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Retailers lag on new opportunities with mobile gift cards

While retailers such as Dunkin’ Donuts and Starbucks are on the cutting edge when it comes to mobile gift cards, most merchants are still lagging in the space even as the opportunities take off thanks to Bluetooth LE, growing availability of NFC, social gift cards and Apple’s AirDrop.

According to a September report from RSR Research, most retailers do not offer any mobile integration for gift cards.  One exception is Starbucks, which is offering mobile gift cards through both Facebook and Twitter, pointing to the growing opportunity to leverage mobile social for gift cards.

“Facebook’s gifting strategy is moving towards gift cards and other digital forms of giving, they are pulling the plug on physical gift offerings altogether,” said Guillaume Lelait, vice president of Fetch North America, San Francisco. “Facebook plans to add more merchants to its Facebook Card, a reusable gift card on which users can keep monetary balances from different retailers.

“As this part of Facebook’s business grows, we can expect to see digital gift cards right on the Facebook application,” he said. “Social and digital transactions will be even more closely tied together, increasing the social commerce trend.”

Geo-locating cards
As retailers’ point-of-sale systems become more advanced, mobile gift cards are growing in adoption both from the merchant and consumer standpoint.

Technology such as Bluetooth and NFC are making mobile coupons gain traction in the retail space this year. These advancements make it easier for merchants to not only accept mobile gift cards, but also push messages and reminders to consumers when they are nearby.

“The adoption rates and proliferation of technologies like Bluetooth Low Energy or NFC that allow users to tap and pay at the POS terminal is certainly a new development,” said Anthony Iacovone, founder/CEO of AdTheorent, New York.

“In the past there have been issues with different scanners not reading a coupon on a phone, but as new technologies emerge and become more widely used, this is less of a pitfall,” he said. “I think the trend of higher technology POS systems, and the evolution of the redemption process is a new trend.”

Building on tradition
As mobile gift cards become more widespread, retailers are beginning to look at how mobile gift cards act differently than physical cards. They are looking beyond the traditional functions of a gift card to specifically cater to mobile users.

“A lot of companies that already issue gift cards are creating mobile versions of the cards,” said Alex Campbell, chief innovation officer of Vibes, Chicago. “The more advanced trends start to look at what makes mobile gift cards different than physical gift cards or how card issuers can use mobile phones to update what’s on the cards.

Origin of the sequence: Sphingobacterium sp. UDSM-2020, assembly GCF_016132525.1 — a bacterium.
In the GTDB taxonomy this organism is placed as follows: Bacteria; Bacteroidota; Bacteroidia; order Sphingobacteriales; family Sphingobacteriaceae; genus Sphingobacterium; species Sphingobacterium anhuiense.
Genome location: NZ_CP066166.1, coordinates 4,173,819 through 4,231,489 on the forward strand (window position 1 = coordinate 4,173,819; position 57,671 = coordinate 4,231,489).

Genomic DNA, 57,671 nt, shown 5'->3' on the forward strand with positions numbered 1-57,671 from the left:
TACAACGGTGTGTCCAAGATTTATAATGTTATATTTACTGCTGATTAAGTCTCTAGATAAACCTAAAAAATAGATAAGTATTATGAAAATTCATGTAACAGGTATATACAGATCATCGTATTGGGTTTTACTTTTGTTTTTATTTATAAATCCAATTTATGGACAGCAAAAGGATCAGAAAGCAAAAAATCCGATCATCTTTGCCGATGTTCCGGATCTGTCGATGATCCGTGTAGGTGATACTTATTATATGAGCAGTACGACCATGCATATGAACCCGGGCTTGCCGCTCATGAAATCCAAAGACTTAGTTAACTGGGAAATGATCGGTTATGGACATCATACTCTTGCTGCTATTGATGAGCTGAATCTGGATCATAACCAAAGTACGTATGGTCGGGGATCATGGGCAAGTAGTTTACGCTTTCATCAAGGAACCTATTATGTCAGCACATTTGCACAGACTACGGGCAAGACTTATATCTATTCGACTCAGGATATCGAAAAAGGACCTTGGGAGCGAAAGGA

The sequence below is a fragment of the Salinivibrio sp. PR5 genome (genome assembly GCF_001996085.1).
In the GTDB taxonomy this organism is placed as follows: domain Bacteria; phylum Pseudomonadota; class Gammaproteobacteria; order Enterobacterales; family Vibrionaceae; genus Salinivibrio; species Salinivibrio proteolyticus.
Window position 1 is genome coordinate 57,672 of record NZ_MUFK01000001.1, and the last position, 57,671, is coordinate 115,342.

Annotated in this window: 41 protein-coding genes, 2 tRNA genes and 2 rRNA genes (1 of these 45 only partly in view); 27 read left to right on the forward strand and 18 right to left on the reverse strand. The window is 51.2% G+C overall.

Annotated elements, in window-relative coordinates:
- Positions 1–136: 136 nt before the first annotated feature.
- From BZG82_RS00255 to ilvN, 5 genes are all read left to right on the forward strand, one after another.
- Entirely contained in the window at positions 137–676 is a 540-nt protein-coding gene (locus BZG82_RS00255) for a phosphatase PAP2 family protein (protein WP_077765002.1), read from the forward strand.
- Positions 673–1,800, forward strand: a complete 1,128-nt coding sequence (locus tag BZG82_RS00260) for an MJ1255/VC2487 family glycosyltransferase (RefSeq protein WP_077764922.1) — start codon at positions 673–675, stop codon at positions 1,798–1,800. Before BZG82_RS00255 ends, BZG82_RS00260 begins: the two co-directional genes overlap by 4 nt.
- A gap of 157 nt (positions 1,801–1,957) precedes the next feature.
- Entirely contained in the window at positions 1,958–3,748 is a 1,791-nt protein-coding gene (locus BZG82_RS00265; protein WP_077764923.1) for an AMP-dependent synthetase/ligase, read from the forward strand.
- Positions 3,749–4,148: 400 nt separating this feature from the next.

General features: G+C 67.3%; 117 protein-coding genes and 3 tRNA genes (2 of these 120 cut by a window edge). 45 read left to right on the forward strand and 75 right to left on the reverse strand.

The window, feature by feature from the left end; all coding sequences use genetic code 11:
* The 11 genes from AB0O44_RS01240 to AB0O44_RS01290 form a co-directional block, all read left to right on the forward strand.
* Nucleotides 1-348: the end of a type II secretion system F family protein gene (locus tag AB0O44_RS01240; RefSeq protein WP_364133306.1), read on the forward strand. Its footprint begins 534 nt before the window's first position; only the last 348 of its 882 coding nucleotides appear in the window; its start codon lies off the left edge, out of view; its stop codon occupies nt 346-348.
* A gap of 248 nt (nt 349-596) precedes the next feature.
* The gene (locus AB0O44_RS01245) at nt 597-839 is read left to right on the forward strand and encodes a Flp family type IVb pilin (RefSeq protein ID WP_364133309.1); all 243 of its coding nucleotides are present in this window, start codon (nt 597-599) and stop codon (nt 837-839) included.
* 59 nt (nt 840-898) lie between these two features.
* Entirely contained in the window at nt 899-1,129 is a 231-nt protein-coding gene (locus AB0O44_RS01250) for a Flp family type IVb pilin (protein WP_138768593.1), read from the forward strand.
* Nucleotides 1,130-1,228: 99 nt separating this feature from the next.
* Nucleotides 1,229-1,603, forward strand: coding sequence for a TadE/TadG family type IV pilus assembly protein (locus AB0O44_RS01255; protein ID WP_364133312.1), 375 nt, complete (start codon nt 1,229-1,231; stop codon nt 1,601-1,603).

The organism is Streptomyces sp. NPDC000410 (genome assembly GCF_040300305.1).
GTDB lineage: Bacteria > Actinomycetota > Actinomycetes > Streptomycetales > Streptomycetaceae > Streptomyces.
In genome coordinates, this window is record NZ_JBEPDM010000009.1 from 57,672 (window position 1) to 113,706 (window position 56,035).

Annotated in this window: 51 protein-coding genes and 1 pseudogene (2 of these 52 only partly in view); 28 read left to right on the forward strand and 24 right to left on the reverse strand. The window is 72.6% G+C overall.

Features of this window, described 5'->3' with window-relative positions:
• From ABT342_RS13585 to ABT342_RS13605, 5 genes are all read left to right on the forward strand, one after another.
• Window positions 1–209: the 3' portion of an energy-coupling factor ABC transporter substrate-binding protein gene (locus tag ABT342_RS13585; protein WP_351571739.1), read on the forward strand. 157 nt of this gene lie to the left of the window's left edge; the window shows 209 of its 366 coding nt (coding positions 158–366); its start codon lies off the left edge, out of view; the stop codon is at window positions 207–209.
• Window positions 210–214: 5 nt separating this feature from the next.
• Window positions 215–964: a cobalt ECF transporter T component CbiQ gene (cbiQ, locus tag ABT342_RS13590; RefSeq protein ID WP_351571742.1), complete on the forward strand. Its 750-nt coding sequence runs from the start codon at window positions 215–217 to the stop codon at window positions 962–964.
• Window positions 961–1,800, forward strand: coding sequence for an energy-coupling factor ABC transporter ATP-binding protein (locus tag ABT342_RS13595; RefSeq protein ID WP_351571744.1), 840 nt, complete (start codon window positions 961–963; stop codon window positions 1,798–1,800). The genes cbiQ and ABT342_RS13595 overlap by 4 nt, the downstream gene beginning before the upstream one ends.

“Mobile totally changes the game for gift cards,” he said. “Since mobile is interactive, cardholders now have access to real-time information. When gift cards are mobile, card issuers can change the content that’s on the card.

“Brands should think differently about mobile gift cards and focus on the new functionality that comes with having gift cards on mobile devices.”

One of the newer trends with mobile gift cards is that merchants can remind a consumer of a gift card when he or she is nearby a store.

This is a win-win situation for both merchants and consumers.

Physical gift cards can somehow end up at the bottom of a drawer, forgotten by the consumer. If consumers add a mobile gift card to their phone, a push notification can make sure that they do not forget about the card.

This is obviously beneficial for consumers who do not want to lose out on the money on the card, but it is also beneficial for merchants by bringing consumers in-store, with the possibility of spending more than the amount on the card.

Mr. Campbell thinks that another feature that would make sense for mobile gift cards is AirDrop integration so that consumers could send gift cards to friends and family via the new iOS feature.

Last year, integrating gift cards with Passbook and Google Wallet was a big push for marketers (see story).

Lagging behind
According to the RSR report, many retailers do not offer any mobile integration for gift cards. Many did not even offer bar codes for in-store use, a feature that could very easily be adopted.

Only 15 of the 86 retailers in the report offered digital gift cards enable mobile integration. On top of that, many of them were simple save-to-homepage links from a mobile Web site.

Merchants such as Starbucks and Dunkin’ Donuts, who scored highest in terms of digital gift cards, let consumers save a gift card to an account that can be accessed on a mobile phone to be used for payment.

“Common household names like Target, American Eagle, Best Buy and Starbucks have come out with mobile gift cards,” Fetch’s Mr. Lelait said. “The pressure is definitely on for retailers to not only mobilize their gift cards, but also perfect the user experience behind them.”

Final Take
Rebecca Borison is editorial assistant on Mobile Commerce Daily, New York